The Story by Lohud:
Suffern Salutes Veterans with Banner Program.
SUFFERN - Amanda Arroyo said it wasn't unusual for people to look up to her husband, Brandon, who is deployed overseas in the U.S. Air Force.
So it was an easy decision for her to get Brandon Arroyo to participate in a new program that will feature photos of him, along with other village veterans, on tribute banners hung from lampposts along Lafayette Avenue. That way, residents strolling on the main business boulevard will be able to look up and see his image all summer long.
“He’s a state trooper when he’s not in the Air Force, and I think he’s a great role model. I think a lot of kids look up to him,” said Amanda Arroyo on a late March morning while standing near the lamppost where his banner will be placed.
Lifelong resident Amanda Arroyo, 27, was joined that morning by Aurelius Licata, president of the Greater Suffern Chamber of Commerce, Mayor Ed Markunas, and resident Marie Anaya, whose late husband was also in the armed forces.
The group stood below the Lafayette Theatre's marquee on Friday to talk about the new banner program that will pay tribute to local veterans.
The individual banners will hang from 40 lampposts on Lafayette Avenue, similar to the seasonal lamppost banners that are placed in the business district throughout the year, said Licata, who owns a eponymous insurance business in the village.
The banners, which are similar to those now hanging in Clarkstown, will feature a photo of the veteran, his or her name and service branch, as well as dates of service.
“I believe Suffern is a special place and we really wanted to honor our veterans and our citizens that are from our area,” Licata said. “And I don’t think there’s enough going on for veterans in our country. They are special people and we want to show our appreciation.”
The banners will be hung in time for a village ceremony celebrating Armed Services Day on May 20. The program is a collaboration between the village and Greater Suffern Chamber of Commerce.
Markunas, who served in the Coast Guard and National Guard, said two of his relatives will be featured on banners.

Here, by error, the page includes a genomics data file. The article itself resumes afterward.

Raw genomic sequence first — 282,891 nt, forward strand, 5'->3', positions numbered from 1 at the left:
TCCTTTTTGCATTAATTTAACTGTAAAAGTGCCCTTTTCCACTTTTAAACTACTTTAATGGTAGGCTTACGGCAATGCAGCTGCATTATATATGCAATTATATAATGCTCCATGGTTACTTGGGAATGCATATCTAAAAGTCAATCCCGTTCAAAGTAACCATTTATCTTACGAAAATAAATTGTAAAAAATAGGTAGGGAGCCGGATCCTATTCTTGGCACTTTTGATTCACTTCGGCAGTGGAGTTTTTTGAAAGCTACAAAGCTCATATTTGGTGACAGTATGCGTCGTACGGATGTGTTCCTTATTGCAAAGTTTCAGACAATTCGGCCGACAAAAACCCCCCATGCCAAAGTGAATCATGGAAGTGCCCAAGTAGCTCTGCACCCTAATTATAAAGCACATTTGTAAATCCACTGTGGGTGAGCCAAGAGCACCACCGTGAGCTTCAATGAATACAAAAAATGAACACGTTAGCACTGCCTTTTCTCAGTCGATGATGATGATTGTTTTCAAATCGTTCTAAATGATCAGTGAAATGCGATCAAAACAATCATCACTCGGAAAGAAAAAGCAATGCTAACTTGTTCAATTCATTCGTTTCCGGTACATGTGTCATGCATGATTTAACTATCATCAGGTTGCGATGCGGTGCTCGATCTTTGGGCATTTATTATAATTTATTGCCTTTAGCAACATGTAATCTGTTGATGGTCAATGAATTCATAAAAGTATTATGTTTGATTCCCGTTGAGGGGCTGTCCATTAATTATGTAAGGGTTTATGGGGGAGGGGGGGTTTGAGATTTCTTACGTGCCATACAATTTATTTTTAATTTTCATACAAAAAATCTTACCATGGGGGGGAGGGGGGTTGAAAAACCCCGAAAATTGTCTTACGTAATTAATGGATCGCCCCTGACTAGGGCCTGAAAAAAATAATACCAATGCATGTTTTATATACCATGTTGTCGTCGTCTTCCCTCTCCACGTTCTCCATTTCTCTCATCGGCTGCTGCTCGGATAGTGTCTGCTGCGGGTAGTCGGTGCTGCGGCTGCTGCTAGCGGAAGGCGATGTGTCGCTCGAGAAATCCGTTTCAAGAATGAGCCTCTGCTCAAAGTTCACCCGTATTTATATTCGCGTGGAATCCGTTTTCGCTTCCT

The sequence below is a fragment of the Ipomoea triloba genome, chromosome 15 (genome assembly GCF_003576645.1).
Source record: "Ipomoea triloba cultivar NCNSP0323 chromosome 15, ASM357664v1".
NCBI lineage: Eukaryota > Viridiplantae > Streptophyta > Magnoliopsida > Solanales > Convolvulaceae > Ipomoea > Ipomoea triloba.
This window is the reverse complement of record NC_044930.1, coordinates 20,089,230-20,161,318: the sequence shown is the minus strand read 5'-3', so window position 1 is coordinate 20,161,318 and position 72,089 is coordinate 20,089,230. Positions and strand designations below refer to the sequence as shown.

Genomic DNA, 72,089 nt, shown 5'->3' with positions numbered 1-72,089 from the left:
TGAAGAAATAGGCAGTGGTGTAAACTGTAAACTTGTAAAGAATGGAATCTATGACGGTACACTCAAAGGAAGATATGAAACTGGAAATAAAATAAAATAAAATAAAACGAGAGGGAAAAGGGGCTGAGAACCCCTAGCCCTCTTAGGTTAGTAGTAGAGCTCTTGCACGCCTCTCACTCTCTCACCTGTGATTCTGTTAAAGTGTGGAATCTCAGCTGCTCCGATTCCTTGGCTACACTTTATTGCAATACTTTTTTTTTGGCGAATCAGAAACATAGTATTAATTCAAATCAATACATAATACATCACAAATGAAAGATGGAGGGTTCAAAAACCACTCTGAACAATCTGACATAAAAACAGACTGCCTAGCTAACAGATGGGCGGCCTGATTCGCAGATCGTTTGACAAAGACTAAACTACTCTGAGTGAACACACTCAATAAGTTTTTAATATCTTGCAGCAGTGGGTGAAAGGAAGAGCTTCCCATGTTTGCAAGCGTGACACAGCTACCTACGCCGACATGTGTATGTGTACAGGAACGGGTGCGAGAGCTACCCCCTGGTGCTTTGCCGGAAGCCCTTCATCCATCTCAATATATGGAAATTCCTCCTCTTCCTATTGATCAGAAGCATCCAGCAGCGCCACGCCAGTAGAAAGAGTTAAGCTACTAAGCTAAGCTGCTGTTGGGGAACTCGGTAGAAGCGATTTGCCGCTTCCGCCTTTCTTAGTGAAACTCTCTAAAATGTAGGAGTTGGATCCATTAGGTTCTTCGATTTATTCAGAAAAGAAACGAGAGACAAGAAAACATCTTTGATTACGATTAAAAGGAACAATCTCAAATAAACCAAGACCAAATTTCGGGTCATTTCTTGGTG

The mayor said the program will be a learning tool for children “to recognize veterans and the importance that they serve and how they serve our country.”
Amanda Arroyo said her husband is a 10-year veteran in the Air Force, and is currently in the Middle East — his third deployment. He is expected home next month.
“They sacrifice so much and I think it’s so nice, especially because it’s our hometown and we grew up here,” she said.
Anaya of Airmont was holding the banner featuring a photo of her husband, Calixto Anaya Jr., that will be placed on another lamppost near the theater.
Marie Anaya said her husband, whom she called Charlie, was in the Marines for 16 years. He died while serving as a New York City firefighter in the terror attacks on Sept. 11, 2001. He was 35.
Her husband's banner will be placed at the lamppost on the corner of Lafayette and Washington avenues — located near the Memorial Triangle and not far from where Charlie Anaya worked as a “volley” firefighter for the Suffern volunteer fire department.
While looking at her husband’s photo on the banner — a youthful 18-year-old in his Marine Corps uniform — Marie Anaya described him as “forever young.”
"For it to be on this corner, where everyone kind of has to stop at the light and reflect, and look at the statue and be reminded: In life you have to do the right thing,” she said.